Spring is the season of renewal and rejuvenation spring-cleaning, so it’s an ideal time to get your home ready for summer – an added benefit is a few simple improvements can increase the value of your home
WORDS: NICKY OBEL
There is nothing quite like a proper spring-cleaning your home – it almost feels like a rebirth. It’s cathartic in a way – it can free us up to live a more decluttered life and give us the opportunity to be our best selves. The ever-present pandemic has also made us more virus-alert, which means sanitation is now a priority too, especially if you want to put your house on the market.
BUYERS BLOSSOM IN SPRING
Seasonal trends show spring is a good time to put your house on the market. It’s perhaps because it is getting warmer and people want to get out of their homes to spend more time outdoors. According to Gerhard van der Linde, managing director for Seeff Pretoria East, South Africans are usually in a much better mood when it is warmer, and sellers can achieve higher prices during the spring and summer months. “Buyers often want to move before the end of the year or at least early in the new year, which means they will now be actively looking and putting in offers.” Prepping your house for sale, is extra motivation to do a proper spring cleaning – and perhaps some minor renovations.
The reality of the pandemic has made us super-focused on keeping our homes extra clean with high levels of hygiene now part of our daily rituals. This is a great step in the direction of spring-cleaning your home. “People’s general knowledge of cleaning materials and its value have increased,” says Emma Corder, MD of cleaning products manufacturer Industroclean.
“Spring-cleaning, if done properly, involves a general deep cleaning of every part of your house. It’s not just those extra things you weren’t able to do early in the year. Now is a good time to make sure you prepare your home for the change of season and protect it against the effects of the pandemic.”
Lockdown is an opportunity to tackle our untidiness more frequently and more significantly. However, spending months under your roof, often working from home, can see your space’s general cleanliness go south quickly. “Cleaning to prevent a viral infection, like the coronavirus, looks a bit different to a regular cleaning or seasonal ‘toss-out’ but the fundamentals of spring-cleaning remain the same,” says Mike Greeff, CEO, Greeff Christie’s International Real Estate.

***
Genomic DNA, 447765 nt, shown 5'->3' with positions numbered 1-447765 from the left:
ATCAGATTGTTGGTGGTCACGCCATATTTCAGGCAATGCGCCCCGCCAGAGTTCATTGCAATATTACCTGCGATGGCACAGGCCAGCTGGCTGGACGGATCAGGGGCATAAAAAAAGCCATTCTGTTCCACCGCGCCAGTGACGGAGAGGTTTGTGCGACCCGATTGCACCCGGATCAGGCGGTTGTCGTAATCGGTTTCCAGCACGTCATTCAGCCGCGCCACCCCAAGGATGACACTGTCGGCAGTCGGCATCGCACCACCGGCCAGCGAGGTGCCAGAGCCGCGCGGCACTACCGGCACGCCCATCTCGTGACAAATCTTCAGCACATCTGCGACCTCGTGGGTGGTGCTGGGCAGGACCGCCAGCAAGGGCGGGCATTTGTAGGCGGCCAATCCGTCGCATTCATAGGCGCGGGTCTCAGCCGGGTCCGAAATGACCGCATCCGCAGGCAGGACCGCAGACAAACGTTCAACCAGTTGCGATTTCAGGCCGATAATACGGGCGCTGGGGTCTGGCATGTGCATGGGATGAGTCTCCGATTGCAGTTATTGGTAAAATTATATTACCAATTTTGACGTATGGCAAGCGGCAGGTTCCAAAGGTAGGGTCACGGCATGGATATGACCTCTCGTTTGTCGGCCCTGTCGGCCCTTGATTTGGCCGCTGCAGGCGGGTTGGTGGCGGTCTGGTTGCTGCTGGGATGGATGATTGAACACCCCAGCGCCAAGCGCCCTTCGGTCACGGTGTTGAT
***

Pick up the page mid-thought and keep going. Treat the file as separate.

The thought of cleaning out an entire room, decluttering an overflowing cupboard or deciding what to keep and what to toss out, can be daunting and even cause some anxiety. Greeff suggests having, “a plan that outlines the areas you want to tackle, a flexible schedule for time allocated to each area, the various products you’re going to need, and even – if necessary – cleaning techniques or tips that could help you work more efficiently”.
Go through each area of your home, room by room and appliance by appliance, before deciding which part of the exercise you want to tackle first. This way you’ll have a more organised approach to your spring-cleaning. Ask yourself if you really need an item, or if it will be missed if given away. Sort through wardrobes overflowing with clothes that take up hanging and packing space.
Once you tackle the kitchen, you may find you do not need all those platters in your cupboards or 12 glass vases gathering dust. Try to only keep your favourite and most utilised items. Then go for outlying areas – from the windows and the doors to the knobs, light switches and floors. Soon you’ll live in a sparkling clean home, ready to open up for prospective buyers to admire.
If you are considering putting your house up for sale, be careful before diving into renovations too quickly. “Estate agents generally agree that there’s a ceiling on home prices in most neighbourhoods, so massive renovations don’t always deliver a good return on investment,” says Shafeeqah Isaacs, head of financial education at personal loan specialists DirectAxis. “Rather consider the smaller, cosmetic changes that will make your home more appealing.”
A freshly painted exterior, neat garden and clean windows all point to a house that is cared for. Estate agents call it ‘curb appeal’ and doing the research is easy. Take a tour around the neighbourhood and consider which houses you’d visit on a show day. Rob Knowles, owner of Q-Gardens, says nothing detracts from an otherwise lovely garden than a tatty lawn. So put in some elbow grease and get rid of piled-up garden refuse, clean your walkways, remove weeds and place some plants strategically – it can hide a multitude of sins.